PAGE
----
Ben Affleck is facing his sexual harassment accusations head on.
As you may know, the 45-year-old actor is currently on a press tour for Justice League — but interviewers would be remiss to not bring up Affleck’s connection to the Harvey Weinstein allegations, as well as his own controversial behavior.
On Thursday night, the father of three appeared on The Late Show with Stephen Colbert, who didn’t hesitate to ask Affleck the tough questions about the clear abuse of power against women in the industry.
Even though the celeb nervously quipped, “This is a comedy show, correct?” initially, we applaud him for not shying away — and encouraging everyone to believe the women (and men!) coming forward.
When asked specifically about the disgraced producer who helped begin his career, Jennifer Garner‘s ex said:
“You know, for me, it was awful to see the extent of these terrible crimes. It was hideous. I haven’t worked for Harvey in more than 15 years, but nonetheless, I felt this attachment. I did movies like Good Will Hunting, Shakespeare in Love and Chasing Amy├óΓé¼ΓÇ¥early movies that I really loved doing, when I still was totally brand new. And so, it sort of tainted that a little bit to realize while we were having these experiences and making these movies, there were people who were suffering and dealing with awful experiences. I didn’t really know what to do with that, you know? It’s hard to know.”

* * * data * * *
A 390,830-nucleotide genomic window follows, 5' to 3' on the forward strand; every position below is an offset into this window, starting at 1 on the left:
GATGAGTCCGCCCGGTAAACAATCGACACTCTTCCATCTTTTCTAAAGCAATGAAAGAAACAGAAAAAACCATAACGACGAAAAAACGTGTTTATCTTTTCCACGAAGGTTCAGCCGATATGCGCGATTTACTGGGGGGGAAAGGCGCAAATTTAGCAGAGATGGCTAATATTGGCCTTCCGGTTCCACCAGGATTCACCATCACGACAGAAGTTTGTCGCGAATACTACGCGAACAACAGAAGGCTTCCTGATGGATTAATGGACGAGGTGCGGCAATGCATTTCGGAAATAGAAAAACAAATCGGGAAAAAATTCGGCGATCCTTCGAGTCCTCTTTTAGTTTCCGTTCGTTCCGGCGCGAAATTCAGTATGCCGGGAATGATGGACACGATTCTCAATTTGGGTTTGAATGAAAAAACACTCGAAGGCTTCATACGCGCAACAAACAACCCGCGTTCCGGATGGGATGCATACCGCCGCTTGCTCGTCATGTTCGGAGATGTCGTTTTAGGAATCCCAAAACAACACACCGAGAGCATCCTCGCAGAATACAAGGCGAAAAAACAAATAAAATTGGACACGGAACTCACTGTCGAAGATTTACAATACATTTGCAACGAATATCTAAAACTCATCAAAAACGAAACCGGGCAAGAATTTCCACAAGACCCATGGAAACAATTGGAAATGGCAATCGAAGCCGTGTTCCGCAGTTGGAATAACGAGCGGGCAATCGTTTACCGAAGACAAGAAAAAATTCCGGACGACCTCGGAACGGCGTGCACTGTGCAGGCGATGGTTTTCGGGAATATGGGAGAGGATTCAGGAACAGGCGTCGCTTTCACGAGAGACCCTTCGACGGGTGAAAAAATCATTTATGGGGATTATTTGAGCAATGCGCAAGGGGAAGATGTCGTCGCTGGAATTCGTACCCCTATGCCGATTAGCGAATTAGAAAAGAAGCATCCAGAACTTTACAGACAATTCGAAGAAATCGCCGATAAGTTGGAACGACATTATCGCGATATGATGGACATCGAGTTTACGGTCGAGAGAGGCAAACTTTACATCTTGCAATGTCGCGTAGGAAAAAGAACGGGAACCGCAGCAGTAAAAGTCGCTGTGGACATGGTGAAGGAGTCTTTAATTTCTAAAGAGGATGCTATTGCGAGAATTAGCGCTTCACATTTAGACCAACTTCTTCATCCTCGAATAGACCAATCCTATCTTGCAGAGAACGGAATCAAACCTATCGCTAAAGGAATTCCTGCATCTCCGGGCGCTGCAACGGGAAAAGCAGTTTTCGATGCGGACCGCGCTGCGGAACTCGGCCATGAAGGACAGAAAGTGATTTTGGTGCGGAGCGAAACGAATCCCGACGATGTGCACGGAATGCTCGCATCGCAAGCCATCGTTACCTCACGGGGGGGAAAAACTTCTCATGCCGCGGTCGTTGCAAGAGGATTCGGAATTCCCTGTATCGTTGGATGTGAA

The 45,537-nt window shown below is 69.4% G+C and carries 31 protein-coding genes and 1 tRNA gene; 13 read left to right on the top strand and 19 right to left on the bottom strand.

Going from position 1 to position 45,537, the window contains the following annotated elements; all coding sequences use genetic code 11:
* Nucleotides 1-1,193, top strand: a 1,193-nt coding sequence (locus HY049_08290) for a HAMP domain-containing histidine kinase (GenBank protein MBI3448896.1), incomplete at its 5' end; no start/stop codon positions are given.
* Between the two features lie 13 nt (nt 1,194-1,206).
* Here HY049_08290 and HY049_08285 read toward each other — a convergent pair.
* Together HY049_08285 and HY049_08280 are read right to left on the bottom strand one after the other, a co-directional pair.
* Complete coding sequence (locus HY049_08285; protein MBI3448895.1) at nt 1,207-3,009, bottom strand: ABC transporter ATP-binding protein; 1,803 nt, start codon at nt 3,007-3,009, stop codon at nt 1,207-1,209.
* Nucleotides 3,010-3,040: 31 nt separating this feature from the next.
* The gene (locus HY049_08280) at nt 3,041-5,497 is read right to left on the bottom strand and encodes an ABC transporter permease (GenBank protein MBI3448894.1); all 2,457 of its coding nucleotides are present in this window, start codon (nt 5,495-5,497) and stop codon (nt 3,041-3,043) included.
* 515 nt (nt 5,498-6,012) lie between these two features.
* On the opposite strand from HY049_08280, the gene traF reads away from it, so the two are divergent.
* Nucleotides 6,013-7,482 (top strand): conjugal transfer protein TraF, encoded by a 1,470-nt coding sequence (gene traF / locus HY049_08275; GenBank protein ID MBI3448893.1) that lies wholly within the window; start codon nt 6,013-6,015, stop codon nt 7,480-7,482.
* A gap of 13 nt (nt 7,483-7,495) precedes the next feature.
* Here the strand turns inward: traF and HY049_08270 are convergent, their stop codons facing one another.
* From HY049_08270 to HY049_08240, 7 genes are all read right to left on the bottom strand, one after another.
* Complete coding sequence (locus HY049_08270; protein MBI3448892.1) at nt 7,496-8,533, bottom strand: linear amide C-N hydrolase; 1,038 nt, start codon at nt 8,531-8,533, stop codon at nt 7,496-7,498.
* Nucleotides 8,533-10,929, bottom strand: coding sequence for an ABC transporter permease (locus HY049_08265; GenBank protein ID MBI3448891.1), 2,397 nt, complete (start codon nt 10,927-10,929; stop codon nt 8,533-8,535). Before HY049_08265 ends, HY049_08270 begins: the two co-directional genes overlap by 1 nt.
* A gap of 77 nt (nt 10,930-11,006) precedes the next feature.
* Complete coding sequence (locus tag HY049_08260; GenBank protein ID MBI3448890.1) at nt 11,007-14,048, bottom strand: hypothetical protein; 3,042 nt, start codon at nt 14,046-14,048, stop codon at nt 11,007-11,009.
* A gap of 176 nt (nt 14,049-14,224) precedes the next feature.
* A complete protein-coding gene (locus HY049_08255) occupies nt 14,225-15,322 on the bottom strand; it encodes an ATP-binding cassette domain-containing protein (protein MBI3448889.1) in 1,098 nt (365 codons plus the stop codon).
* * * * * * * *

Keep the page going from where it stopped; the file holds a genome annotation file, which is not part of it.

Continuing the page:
As we reported, the actor has since decided to donate his residual money from Miramax movies to RAINN (Rape, Abuse & Incest National Network) and Film Independent:
“I didn’t want to sort of cash a check form the guy, and I thought, ‘Maybe I can feel OK about it if it’s going to a good cause.'”
Colbert went on to give Affleck the opportunity to comment on his own allegations of “sexual impropriety” — to which the Argo star said: